100 years ago, women across the country celebrated a milestone victory, after years of hardship and disregard they had been given the right to vote. Emmeline Pankhurst and her fellow suffragettes finally felt their voices were heard, and although it wasn’t the end of their journey, it was a moment which would position them in history books for years to come.

I am 28, unmarried and do not own property, three solid facts which would have denied me the right to vote in 1918. I work in Stevenson Square in Manchester’s Northern Quarter, a busy and vibrant part of the city where many of us socialise on a Saturday evening. However, a century ago women like Emmeline would gather in the square for protests and marches to highlight the unfairness and injustice they were subjected to. It is because of them, that women like me can now live and work in the area.

Whilst we have made progress over the last 100 years, there is still work to be done. The World Economic Forum predicts gender disparity won’t cease to exist until 2186. A harsh, sobering reminder that our journey is not yet over.

Forty years after the suffragettes’ victory in 1918, my Grandmother immigrated to the UK from Ireland. During the 1950s, she too faced challenges and obstacles simply because of her gender. Despite excelling in school and her exceptional talents in maths, society taught her that her role in life lay within the home. Her teachers recommended she continued her education but instead she was expected to look after her brothers, her job was confined to the house to cook and clean. Years later, without further education but encouragement from my Grandfather, she took up a number of jobs in Manchester and ended her career as a carer for the elderly, a job she loved and put her heart into. To this day, she often tells me stories of how she dreamt of working in medicine and I wonder whether my Grandmother’s talents could have been overlooked.

Sadly, this story is still not alien to women in 2018. Although many of us have had the privilege of a good education and the option to take various career paths, women and girls around the world are still deprived of development simply because they’re born female. The implications of this are concerning. An education can lift girls out of poverty and give them a chance to flourish. Many women remain trapped in deprivation without prospects. It is not just girls who can benefit from further development either; economically women can make a huge contribution to the eco-system if they get the chance to fulfil their full potential. Why would we want to limit ourselves by just using half of the world’s population?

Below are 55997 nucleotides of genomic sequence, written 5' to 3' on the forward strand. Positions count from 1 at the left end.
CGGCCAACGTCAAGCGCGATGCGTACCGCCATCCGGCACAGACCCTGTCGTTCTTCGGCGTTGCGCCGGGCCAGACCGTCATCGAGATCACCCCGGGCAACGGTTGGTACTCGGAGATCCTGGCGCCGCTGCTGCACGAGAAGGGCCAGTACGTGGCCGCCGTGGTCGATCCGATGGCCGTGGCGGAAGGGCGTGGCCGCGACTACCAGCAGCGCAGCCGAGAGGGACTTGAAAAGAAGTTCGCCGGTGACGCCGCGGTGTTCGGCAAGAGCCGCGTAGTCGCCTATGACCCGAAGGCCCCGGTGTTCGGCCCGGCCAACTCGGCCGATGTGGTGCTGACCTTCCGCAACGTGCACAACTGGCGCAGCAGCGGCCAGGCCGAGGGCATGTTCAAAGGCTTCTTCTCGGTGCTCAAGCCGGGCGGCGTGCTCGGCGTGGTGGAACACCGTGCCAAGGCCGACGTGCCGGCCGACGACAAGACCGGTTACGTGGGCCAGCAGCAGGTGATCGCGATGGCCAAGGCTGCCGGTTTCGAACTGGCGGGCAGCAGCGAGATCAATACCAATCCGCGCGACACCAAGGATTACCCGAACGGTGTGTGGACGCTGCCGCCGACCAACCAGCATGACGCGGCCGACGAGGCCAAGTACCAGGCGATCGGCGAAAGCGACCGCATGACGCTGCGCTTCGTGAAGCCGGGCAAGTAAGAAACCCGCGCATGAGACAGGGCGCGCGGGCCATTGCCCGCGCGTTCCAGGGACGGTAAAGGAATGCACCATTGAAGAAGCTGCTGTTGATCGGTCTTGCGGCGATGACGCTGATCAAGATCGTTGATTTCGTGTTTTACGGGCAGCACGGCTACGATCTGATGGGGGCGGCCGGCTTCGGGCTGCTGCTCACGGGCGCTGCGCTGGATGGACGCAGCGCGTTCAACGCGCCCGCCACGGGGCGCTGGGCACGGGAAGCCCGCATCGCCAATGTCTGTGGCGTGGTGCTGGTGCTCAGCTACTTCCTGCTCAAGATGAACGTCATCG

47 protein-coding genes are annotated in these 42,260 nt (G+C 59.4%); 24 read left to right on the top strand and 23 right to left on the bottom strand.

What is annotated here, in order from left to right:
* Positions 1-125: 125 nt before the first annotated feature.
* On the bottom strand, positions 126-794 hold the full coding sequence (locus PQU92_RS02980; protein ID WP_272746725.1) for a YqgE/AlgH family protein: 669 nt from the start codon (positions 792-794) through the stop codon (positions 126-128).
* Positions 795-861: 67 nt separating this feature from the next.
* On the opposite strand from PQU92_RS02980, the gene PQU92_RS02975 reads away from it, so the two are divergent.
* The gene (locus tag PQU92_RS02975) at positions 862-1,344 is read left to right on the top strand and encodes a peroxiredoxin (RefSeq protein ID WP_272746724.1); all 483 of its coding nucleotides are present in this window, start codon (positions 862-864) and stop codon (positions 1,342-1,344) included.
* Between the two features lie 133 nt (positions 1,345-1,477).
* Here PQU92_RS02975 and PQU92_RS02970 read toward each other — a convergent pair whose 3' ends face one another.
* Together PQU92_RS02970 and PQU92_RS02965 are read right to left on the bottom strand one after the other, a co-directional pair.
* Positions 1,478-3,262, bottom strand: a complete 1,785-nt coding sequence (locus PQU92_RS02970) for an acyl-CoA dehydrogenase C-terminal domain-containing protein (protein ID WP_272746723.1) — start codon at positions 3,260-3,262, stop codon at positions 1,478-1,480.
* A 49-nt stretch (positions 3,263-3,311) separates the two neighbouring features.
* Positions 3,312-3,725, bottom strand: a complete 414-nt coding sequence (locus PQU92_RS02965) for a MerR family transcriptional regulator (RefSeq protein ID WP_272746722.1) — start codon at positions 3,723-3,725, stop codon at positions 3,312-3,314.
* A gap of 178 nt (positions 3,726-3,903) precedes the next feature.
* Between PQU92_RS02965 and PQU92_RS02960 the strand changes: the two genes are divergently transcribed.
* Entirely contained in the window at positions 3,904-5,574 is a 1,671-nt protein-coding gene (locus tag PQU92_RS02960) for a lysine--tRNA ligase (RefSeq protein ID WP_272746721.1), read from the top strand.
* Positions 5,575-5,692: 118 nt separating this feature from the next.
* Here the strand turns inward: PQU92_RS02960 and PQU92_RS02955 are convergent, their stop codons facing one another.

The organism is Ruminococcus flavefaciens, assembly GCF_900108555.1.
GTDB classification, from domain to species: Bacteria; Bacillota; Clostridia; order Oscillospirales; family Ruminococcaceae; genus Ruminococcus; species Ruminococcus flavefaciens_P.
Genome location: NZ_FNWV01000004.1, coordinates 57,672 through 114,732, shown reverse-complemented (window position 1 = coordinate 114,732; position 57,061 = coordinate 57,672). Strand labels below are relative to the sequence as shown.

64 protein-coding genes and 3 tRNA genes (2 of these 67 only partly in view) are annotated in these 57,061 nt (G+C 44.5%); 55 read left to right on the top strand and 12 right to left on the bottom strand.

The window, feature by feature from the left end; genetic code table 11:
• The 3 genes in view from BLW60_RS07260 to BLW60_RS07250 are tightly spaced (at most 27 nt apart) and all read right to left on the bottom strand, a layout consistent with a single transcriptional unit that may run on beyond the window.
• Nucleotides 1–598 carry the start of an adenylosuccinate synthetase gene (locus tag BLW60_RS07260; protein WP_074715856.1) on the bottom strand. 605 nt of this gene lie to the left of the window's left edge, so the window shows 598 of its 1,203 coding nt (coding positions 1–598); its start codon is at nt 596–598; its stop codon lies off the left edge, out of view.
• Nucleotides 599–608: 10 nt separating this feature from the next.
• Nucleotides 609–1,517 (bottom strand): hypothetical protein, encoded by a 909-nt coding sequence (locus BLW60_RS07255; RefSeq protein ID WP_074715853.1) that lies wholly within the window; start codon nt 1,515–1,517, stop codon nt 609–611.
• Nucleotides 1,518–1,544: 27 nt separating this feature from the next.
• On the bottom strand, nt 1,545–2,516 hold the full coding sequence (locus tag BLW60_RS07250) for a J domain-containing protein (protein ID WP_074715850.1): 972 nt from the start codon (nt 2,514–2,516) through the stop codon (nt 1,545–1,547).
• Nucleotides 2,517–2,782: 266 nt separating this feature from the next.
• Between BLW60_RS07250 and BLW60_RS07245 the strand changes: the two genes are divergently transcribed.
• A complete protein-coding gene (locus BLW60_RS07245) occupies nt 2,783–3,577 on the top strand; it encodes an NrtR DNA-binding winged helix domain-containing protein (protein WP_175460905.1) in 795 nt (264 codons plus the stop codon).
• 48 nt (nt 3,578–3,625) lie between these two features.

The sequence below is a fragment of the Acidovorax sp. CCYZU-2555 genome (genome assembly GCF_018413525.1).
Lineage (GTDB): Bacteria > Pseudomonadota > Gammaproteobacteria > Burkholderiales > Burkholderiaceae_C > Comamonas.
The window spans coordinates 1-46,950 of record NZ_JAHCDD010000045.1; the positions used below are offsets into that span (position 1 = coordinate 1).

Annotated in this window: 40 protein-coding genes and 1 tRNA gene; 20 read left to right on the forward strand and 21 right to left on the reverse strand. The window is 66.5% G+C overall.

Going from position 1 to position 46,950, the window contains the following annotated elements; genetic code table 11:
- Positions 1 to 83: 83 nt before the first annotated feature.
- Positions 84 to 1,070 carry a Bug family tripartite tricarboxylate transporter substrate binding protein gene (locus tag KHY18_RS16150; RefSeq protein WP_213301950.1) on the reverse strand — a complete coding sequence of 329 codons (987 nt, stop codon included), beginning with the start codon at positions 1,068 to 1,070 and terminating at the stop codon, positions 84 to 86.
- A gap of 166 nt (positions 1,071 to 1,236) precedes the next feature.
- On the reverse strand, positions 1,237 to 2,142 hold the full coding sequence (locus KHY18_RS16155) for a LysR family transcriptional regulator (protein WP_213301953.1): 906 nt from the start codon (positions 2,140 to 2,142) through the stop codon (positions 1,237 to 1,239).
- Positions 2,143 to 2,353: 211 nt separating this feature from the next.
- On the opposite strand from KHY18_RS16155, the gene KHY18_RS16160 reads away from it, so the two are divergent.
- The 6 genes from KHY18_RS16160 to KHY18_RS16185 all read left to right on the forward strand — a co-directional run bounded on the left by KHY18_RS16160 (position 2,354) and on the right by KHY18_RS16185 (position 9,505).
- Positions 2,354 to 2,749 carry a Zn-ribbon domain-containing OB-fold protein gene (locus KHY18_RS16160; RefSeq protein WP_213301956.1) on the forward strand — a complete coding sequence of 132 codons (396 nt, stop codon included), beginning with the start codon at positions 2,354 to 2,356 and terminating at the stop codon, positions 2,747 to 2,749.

In the past year, women from all over the world have come together to march against injustices and disparity between them and their male counterparts. We’ve made significant progress in the UK and like many others, I have been given the opportunity to build my own future, with a company that recognises my drive and ambition to improve and excel in my chosen career with the potential to reach the role I want to aim for.

However, it does not mean we can neglect the inequality that still exists. There is still a severe lack of women in senior positions in companies across the western world. The last year has taught us this isn’t exclusive to one industry but spread across various sectors. Whether inequality means a woman who is refused an education or a female who is subject to discrimination at work, we need to listen to those who are brave enough to speak out.

We owe it to the suffragettes, the generations before us and the women who continue to march for a brighter future.

If we stand together and #PressForProgress, history has taught us great things can be done and let’s hope we can close that gap a little sooner than 2186.